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Design that works: Best Effect design finalists announced

The Best Effect category of the Best Design Awards celebrates design that really works.

Design, said Apple founder Steve Jobs, is not just what it looks like and feels like. Design is how it works. Or, put in a commercial context, whether it helps a company make money.

The Best Design Awards’ “Best effect” category, whose finalists were announced this week, celebrates design which has produced a measurable effect on the success of a organisation or product – it might be productivity, staff engagement, sales growth, bottom line or customer experience.

This year’s crop of finalists includes: a packaging and branding redesign which turned around muesli range; an electricity company consumer interface which took Powershop to the top of Consumer NZ’s survey of energy suppliers for the third year running; and what happened when Jasmax forced bankers off their butts.

(Jasmax’ redesign of BNZ’s Queen St offices fostered collaboration and saved space by forcing staff away from their individual desks and instead getting them sharing workspaces.) 

Hubbards Amazing Muesli Range. Studio: Coats Design

Cathy Veninga, CEO of the Designers Institute of New Zealand, the award organisers, says the category shows the power of design to transform. 

“The best entrants not only demonstrate the most potent effects but also the best design processes.  They are imaginative and innovative [but they are also] grounded in user and customer reality.” 

Idealog picks a random selection of the Best Effect Award finalists.

?BNZ ‘YouMoney’ by BNZ Digital

The BNZ YouMoney app, designed using direct customer feedback particularly from young people, allows users to drag and drop the accounts they want to use onto their card, then change them again when they take their card on a different occasion. They can move their money easily with drag and drop, add their own pictures to make their banking look the way they want and search on their own terms. 

The outcome was a lift in share in the youth market by acquisition, increased retention and shifting of non-main bank customers to the BNZ

F&P Simplus by Fisher & Paykel Healthcare 

The result of thousands of design hours, Fisher & Paykel Healthcare were looking for a sleep apnoea therapy mask that was comfortable, well-sealed, as unobtrusive as possible, and didn’t fall off during the night. The Simplus, released towards the end of 2013 has had significant impact in terms of sales revenue and the growth of the business. So much so that the company has had to substantially expand production facilities to cope with demand.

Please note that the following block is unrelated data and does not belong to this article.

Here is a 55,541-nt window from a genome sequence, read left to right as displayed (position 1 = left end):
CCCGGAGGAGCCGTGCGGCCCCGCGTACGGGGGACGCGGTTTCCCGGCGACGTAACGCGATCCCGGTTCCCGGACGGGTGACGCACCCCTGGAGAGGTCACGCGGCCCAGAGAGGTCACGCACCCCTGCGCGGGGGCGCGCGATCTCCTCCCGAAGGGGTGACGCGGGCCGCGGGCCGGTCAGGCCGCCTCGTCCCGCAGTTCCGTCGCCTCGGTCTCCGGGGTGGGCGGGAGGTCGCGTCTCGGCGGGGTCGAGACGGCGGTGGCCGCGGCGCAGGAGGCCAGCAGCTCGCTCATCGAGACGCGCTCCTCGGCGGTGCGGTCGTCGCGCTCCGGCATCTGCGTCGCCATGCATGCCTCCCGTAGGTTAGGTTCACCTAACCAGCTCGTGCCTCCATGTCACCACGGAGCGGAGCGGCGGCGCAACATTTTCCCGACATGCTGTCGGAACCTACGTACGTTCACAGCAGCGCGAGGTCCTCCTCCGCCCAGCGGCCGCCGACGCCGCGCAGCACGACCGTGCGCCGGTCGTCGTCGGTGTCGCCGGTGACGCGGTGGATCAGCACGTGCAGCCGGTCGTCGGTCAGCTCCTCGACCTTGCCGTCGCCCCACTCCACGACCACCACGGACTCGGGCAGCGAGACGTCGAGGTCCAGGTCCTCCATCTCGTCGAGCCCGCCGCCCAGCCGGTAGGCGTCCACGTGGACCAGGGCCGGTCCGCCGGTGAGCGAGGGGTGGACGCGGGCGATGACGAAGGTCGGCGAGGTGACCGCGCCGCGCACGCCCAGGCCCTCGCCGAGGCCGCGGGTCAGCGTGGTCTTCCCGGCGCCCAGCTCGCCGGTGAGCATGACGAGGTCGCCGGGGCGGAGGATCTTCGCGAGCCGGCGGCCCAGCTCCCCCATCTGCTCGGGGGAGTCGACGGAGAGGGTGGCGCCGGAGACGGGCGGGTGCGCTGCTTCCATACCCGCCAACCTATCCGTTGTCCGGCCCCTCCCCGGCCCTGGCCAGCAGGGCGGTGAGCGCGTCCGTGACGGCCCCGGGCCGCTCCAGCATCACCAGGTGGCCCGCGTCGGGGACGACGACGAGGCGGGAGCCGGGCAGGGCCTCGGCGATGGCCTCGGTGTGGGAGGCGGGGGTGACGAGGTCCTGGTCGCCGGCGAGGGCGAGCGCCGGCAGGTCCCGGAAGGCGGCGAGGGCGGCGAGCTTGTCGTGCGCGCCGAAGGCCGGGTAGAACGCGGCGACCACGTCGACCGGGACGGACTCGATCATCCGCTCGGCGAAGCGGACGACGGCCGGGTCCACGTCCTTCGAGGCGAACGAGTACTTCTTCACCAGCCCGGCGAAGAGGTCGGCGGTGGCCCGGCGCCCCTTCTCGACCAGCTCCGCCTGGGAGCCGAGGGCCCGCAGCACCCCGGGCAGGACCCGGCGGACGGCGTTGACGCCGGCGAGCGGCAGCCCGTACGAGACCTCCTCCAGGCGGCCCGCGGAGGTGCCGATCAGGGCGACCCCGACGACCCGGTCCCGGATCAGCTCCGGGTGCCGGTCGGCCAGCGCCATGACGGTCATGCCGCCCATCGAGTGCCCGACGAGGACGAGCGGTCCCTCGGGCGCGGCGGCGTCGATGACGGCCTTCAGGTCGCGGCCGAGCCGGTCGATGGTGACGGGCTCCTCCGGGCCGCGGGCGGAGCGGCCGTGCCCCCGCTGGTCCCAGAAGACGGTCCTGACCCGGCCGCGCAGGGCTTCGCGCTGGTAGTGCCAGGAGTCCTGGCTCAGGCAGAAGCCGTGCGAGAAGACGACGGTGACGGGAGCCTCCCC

Home Hunter by Springload

Kiwibank worked with realestate.co.nz and web designers Springload to develop an app which brought together property listings and the sort of bank information people need when they are buying a house (instant loan pre-approval, mortgage calculators etc). There’s even a cunning sun finder thingy.

Home Hunter was New Zealand’s most-downloaded property app in May this year and has had 72,000 web users since launch. By automating loan applications and standardising credit risk assessment it has also reduced Kiwibank’s operating costs and improved workflow.

Home New Zealand by Inhouse

Since publishing company Bauer took the decision to contract out the design and layout of Home magazine to Inhouse in 2011, readership has increased 56% to almost 100,000. The bi-monthly is now the fastest-growing magazine in the country in readership terms.

See here for the full list of Best Effect Award finalists in this year’s Best Design Awards. Photos courtesy of Design Institute of New Zealand. 

Chief editor at Idealog, Nikki's a veteran in the journalism industry. A former lecturer at AUT University, she was the chief reporter at NZ weekly business publication The Independent and was deputy editor of Canadian publication Unlimited magazine.

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